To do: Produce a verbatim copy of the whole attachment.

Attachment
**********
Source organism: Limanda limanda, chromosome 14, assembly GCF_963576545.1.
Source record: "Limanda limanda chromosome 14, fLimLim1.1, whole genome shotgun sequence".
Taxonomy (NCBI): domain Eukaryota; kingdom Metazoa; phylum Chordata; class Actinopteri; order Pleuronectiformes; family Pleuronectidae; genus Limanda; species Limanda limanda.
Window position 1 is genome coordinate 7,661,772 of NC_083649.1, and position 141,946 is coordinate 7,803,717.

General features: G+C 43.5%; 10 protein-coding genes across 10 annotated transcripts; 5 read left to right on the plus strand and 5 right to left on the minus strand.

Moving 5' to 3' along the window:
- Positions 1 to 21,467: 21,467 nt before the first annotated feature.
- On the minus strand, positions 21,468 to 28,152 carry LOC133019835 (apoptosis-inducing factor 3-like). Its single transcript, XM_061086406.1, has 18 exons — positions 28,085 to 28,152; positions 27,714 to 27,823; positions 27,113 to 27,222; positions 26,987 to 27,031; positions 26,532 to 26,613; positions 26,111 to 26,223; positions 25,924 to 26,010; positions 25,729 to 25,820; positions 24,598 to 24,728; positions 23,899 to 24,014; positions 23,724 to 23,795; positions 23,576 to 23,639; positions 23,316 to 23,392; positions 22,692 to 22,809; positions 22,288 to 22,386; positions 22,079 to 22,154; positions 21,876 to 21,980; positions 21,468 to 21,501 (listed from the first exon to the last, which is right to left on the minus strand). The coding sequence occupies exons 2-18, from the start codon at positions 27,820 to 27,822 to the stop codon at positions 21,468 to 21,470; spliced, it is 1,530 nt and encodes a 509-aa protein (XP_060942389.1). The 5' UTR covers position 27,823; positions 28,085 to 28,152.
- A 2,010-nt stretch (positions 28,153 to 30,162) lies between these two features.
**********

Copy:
Source organism: Limanda limanda, chromosome 14, assembly GCF_963576545.1.
Source record: "Limanda limanda chromosome 14, fLimLim1.1, whole genome shotgun sequence".
Taxonomy (NCBI): domain Eukaryota; kingdom Metazoa; phylum Chordata; class Actinopteri; order Pleuronectiformes; family Pleuronectidae; genus Limanda; species Limanda limanda.
Window position 1 is genome coordinate 7,661,772 of NC_083649.1, and position 141,946 is coordinate 7,803,717.

General features: G+C 43.5%; 10 protein-coding genes across 10 annotated transcripts; 5 read left to right on the plus strand and 5 right to left on the minus strand.

Moving 5' to 3' along the window:
- Positions 1 to 21,467: 21,467 nt before the first annotated feature.
- On the minus strand, positions 21,468 to 28,152 carry LOC133019835 (apoptosis-inducing factor 3-like). Its single transcript, XM_061086406.1, has 18 exons — positions 28,085 to 28,152; positions 27,714 to 27,823; positions 27,113 to 27,222; positions 26,987 to 27,031; positions 26,532 to 26,613; positions 26,111 to 26,223; positions 25,924 to 26,010; positions 25,729 to 25,820; positions 24,598 to 24,728; positions 23,899 to 24,014; positions 23,724 to 23,795; positions 23,576 to 23,639; positions 23,316 to 23,392; positions 22,692 to 22,809; positions 22,288 to 22,386; positions 22,079 to 22,154; positions 21,876 to 21,980; positions 21,468 to 21,501 (listed from the first exon to the last, which is right to left on the minus strand). The coding sequence occupies exons 2-18, from the start codon at positions 27,820 to 27,822 to the stop codon at positions 21,468 to 21,470; spliced, it is 1,530 nt and encodes a 509-aa protein (XP_060942389.1). The 5' UTR covers position 27,823; positions 28,085 to 28,152.
- A 2,010-nt stretch (positions 28,153 to 30,162) lies between these two features.